Air strikes on a camp housing Syrians uprooted by war killed at least 28 people near the Turkish border on Thursday, a monitoring group said, and fighting raged in parts of northern Syria despite a deal to cease hostilities in the city of Aleppo.
The Syrian Observatory for Human Rights said the dead included women and children and the death toll from the air strikes, which hit a camp for internally displaced people near the town of Sarmada, was likely to rise.
Footage shared on social media showed rescue workers putting out fires which still burned among charred tent frames, pitched in a muddy field. White smoke billowed from smoldering ashes, and a burned and bloodied torso could be seen in the footage.
“There were two aerial strikes that hit this makeshift camp for refugees who have taken refuge from fighting in southern Aleppo and Palmyra,” said Abu Ibrahim al-Sarmadi, an activist from the nearby town of Atmeh who spoke to people near the camp.
Nidal Abdul Qader, an opposition civilian aid official who lives about 1 km (half a mile) from the camp, said around 50 tents and a school had burned down.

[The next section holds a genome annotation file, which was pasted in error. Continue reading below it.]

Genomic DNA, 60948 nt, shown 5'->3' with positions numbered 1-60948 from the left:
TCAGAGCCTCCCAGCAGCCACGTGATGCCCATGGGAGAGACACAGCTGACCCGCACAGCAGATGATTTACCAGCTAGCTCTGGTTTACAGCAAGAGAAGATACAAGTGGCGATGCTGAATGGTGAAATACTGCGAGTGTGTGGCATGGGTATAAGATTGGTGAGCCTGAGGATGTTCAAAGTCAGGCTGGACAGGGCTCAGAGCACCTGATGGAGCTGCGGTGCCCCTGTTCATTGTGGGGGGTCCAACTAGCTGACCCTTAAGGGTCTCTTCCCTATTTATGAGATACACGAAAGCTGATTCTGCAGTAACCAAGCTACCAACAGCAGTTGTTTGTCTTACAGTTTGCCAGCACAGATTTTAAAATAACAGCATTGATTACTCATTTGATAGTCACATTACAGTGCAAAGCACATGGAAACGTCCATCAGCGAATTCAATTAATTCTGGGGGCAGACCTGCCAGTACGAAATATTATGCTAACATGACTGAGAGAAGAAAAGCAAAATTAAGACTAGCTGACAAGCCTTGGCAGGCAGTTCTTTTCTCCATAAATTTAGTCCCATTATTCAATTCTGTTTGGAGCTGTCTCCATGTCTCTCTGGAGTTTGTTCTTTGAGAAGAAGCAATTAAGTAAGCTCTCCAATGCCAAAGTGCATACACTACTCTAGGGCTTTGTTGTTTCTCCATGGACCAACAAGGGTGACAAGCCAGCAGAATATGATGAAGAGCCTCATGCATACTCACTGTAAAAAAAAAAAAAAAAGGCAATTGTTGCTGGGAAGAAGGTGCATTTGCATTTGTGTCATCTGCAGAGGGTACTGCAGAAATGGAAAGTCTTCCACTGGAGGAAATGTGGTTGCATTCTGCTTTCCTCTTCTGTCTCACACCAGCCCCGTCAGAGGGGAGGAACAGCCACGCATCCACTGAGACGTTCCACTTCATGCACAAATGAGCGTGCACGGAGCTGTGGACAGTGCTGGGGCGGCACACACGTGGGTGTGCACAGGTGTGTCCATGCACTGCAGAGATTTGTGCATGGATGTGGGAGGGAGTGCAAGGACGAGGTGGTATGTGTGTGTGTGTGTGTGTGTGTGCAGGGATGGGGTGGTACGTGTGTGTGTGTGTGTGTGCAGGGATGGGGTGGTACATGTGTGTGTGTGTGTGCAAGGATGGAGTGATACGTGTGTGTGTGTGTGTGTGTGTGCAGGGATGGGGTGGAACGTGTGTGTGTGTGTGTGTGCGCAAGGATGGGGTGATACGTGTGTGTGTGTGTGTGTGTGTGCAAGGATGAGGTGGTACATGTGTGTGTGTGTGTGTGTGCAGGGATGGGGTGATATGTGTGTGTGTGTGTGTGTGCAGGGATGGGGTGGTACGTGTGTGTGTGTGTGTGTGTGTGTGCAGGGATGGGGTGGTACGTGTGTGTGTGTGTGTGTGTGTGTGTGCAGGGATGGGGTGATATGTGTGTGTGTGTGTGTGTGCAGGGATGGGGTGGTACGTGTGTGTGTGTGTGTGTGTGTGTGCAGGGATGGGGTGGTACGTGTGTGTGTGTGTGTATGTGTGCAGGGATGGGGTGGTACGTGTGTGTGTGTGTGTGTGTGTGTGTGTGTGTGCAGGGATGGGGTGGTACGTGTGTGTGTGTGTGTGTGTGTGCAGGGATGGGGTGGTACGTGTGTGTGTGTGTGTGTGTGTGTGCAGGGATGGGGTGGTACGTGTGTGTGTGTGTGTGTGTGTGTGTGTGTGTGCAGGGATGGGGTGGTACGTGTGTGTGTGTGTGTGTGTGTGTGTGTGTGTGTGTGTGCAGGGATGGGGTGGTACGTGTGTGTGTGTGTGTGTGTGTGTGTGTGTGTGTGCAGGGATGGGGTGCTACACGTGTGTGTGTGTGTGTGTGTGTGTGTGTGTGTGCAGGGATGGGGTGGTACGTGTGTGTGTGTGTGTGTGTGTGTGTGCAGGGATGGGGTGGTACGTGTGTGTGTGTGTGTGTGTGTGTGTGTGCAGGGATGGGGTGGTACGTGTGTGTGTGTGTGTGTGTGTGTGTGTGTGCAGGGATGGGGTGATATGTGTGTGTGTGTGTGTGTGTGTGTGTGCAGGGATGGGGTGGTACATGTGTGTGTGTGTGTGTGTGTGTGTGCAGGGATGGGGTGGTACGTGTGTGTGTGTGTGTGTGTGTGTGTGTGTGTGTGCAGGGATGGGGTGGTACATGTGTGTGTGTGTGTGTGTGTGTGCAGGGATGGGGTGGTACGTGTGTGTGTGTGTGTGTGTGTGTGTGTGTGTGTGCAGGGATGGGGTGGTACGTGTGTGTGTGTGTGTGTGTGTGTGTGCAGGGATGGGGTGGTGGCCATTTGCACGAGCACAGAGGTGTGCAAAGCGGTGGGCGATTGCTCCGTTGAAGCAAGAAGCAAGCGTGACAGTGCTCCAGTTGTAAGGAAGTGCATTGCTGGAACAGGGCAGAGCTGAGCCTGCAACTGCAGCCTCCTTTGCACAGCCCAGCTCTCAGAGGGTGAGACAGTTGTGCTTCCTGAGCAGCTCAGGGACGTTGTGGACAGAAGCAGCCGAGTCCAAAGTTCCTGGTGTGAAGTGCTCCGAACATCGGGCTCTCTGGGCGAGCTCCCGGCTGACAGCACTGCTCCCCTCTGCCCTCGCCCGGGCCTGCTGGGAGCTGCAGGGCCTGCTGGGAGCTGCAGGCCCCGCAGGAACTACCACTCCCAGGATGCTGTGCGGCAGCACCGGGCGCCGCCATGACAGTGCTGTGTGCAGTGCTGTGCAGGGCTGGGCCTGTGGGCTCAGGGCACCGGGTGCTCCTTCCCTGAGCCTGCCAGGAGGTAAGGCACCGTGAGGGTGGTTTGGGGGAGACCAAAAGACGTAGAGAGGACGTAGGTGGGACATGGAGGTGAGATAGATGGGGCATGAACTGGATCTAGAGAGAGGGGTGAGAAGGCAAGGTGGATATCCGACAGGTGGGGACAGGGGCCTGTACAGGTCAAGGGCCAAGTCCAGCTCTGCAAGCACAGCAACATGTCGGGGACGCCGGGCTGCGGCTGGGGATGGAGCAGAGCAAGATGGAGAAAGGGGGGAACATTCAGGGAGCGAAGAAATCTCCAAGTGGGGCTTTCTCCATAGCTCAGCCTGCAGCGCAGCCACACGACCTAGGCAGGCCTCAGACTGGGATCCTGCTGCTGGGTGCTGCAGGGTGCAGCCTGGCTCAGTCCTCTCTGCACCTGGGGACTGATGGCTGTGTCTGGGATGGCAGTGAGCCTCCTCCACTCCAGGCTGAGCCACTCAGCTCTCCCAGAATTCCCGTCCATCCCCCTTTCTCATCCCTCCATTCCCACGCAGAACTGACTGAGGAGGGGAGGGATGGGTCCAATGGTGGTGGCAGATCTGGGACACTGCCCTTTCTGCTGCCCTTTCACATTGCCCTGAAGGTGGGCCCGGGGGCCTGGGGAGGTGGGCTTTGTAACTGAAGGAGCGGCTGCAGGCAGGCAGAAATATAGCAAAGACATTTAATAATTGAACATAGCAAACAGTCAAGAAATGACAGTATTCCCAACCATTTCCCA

United Nations aid chief Stephen O’Brien said he was horrified and sickened by what had happened and called for an investigation.
“If this obscene attack is found to be a deliberate targeting of a civilian structure, it could amount to a war crime,” O’Brien said in a statement. “I call for an immediate, impartial and independent investigation into this deadly incident.”
The White House said the victims were innocent civilians who had fled their homes to escape violence.
Sarmada lies about 30 km (20 miles) west of Aleppo, where a cessation of hostilities brokered by Russia and the United States had brought a measure of relief on Thursday.
But fighting continued nearby and President Bashar al-Assad said in a telegram to Russian President Vladimir Putin his army would not accept anything less than “attaining final victory” and “crushing the aggression” by rebels in Aleppo, according to state media.
“We call on Russia to urgently address this totally unacceptable statement,” U.S. State Department spokesman Mark Toner told a briefing. “It’s clearly an effort by Assad to push his agenda, but it is incumbent on Russia to assert influence on that regime to maintain the cessation of hostilities.”
Toner sought to address confusion over the timeline for the cessation of hostilities, with Syrian state media saying the army would abide by a “regime of calm” in Aleppo for 48 hours and the State Department emphasizing it was open-ended.
Russia blocked a British-drafted U.N. Security Council statement, which would have condemned the surge in violence in Aleppo and attacks against civilians. (Courtesy Reuters)